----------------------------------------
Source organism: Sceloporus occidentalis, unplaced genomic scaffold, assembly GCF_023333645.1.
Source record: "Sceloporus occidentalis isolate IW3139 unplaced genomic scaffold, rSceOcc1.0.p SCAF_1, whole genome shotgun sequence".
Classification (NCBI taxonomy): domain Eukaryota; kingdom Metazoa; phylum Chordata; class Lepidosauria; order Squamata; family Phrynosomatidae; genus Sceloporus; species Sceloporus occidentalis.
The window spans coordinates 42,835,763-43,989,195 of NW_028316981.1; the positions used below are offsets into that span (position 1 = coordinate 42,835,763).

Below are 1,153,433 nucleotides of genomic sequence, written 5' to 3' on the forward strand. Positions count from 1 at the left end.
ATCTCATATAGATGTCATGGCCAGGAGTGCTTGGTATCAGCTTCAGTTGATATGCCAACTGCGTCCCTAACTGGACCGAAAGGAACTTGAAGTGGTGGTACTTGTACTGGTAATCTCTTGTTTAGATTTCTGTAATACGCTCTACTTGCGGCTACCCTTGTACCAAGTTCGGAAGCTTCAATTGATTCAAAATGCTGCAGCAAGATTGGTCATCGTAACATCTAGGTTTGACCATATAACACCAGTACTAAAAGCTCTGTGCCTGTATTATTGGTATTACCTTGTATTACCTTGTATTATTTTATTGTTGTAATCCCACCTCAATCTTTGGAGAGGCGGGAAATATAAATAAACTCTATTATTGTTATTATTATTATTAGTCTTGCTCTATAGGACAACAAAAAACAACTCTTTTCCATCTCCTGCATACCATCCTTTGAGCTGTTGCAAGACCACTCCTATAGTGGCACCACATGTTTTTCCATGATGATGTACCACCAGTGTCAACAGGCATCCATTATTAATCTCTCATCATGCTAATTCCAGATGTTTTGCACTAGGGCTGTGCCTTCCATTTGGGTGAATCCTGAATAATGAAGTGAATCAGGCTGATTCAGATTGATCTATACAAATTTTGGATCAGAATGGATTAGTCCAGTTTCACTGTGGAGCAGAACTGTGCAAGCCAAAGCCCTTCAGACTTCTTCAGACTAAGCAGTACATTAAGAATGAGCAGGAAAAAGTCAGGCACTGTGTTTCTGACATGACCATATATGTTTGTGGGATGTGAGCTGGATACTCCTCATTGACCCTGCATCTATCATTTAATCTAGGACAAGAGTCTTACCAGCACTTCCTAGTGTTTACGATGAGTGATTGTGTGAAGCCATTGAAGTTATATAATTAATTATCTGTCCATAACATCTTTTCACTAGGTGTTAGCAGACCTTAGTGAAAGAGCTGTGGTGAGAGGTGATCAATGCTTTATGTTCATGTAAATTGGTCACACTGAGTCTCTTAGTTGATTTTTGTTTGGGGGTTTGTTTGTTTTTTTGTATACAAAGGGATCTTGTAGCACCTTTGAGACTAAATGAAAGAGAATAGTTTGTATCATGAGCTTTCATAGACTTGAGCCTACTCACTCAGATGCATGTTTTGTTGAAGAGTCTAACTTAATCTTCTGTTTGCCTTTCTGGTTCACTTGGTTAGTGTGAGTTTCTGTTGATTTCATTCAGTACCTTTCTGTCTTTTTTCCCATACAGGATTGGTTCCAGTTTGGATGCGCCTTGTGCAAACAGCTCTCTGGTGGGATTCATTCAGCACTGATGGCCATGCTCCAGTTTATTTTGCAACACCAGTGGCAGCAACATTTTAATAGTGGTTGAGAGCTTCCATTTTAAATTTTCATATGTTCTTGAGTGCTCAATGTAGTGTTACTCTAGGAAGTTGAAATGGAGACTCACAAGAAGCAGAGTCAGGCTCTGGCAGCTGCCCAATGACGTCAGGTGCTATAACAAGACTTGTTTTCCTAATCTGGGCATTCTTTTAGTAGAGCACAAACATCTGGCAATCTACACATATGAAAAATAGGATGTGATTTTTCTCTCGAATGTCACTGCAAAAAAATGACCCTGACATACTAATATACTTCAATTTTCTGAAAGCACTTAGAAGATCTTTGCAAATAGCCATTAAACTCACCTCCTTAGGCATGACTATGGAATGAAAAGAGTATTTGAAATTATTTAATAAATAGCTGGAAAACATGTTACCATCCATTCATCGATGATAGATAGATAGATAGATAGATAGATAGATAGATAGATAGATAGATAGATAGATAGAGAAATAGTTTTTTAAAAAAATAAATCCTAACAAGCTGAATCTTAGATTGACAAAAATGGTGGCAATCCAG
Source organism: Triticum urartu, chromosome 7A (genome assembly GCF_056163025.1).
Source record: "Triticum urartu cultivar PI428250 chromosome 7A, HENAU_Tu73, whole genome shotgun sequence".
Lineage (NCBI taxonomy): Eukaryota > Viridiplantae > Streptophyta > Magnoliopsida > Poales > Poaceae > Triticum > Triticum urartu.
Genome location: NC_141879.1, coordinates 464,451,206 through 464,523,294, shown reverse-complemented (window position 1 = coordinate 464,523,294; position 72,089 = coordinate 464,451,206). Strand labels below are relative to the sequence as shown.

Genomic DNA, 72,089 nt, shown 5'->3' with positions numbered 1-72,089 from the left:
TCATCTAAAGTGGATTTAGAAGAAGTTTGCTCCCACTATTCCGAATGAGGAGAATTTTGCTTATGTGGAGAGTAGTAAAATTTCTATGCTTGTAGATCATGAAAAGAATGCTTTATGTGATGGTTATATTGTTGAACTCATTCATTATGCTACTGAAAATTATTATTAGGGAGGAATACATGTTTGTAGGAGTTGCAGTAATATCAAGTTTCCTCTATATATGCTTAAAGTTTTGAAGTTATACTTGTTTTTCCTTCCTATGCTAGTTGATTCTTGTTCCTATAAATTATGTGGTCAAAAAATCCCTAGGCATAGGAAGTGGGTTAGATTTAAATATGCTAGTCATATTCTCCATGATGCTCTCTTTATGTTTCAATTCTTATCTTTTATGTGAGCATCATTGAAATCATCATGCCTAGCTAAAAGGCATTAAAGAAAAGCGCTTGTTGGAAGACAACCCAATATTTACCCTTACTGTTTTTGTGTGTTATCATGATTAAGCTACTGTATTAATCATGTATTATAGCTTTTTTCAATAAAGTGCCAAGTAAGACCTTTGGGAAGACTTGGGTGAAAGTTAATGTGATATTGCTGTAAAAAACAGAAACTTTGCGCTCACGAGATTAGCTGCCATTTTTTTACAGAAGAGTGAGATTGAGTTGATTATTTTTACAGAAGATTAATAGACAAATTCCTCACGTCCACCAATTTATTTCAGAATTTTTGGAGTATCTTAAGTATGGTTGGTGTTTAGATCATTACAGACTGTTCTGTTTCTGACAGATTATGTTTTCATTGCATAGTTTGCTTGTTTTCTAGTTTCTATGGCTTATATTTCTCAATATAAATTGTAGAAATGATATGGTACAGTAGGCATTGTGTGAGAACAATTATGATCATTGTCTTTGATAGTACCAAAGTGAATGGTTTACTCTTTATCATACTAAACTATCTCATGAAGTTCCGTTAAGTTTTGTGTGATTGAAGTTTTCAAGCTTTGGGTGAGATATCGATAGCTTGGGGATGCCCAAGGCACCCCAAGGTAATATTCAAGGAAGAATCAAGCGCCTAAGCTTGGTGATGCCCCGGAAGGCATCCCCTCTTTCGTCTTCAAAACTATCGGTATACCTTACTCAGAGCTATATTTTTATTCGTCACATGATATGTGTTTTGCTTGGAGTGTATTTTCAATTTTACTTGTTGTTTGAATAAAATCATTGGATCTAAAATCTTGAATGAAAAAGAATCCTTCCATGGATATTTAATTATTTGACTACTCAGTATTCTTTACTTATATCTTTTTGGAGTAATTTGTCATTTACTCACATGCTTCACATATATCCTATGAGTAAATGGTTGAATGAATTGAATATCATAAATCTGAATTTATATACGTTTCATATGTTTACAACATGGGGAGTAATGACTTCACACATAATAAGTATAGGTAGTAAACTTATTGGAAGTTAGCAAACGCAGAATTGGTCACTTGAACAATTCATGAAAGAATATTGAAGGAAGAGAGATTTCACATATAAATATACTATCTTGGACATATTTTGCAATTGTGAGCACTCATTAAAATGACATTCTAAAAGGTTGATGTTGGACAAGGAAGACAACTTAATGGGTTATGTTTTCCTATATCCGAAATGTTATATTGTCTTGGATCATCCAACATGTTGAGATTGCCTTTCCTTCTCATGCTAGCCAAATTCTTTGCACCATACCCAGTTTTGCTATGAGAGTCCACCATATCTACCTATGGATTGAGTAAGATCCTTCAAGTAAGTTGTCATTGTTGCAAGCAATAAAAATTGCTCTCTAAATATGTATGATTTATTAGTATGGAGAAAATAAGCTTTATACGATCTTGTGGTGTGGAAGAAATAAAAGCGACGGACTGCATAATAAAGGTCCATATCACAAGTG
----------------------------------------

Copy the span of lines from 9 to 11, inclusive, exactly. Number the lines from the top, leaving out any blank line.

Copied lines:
Lineage (NCBI taxonomy): Eukaryota > Viridiplantae > Streptophyta > Magnoliopsida > Poales > Poaceae > Triticum > Triticum urartu.
Genome location: NC_141879.1, coordinates 464,451,206 through 464,523,294, shown reverse-complemented (window position 1 = coordinate 464,523,294; position 72,089 = coordinate 464,451,206). Strand labels below are relative to the sequence as shown.

Genomic DNA, 72,089 nt, shown 5'->3' with positions numbered 1-72,089 from the left: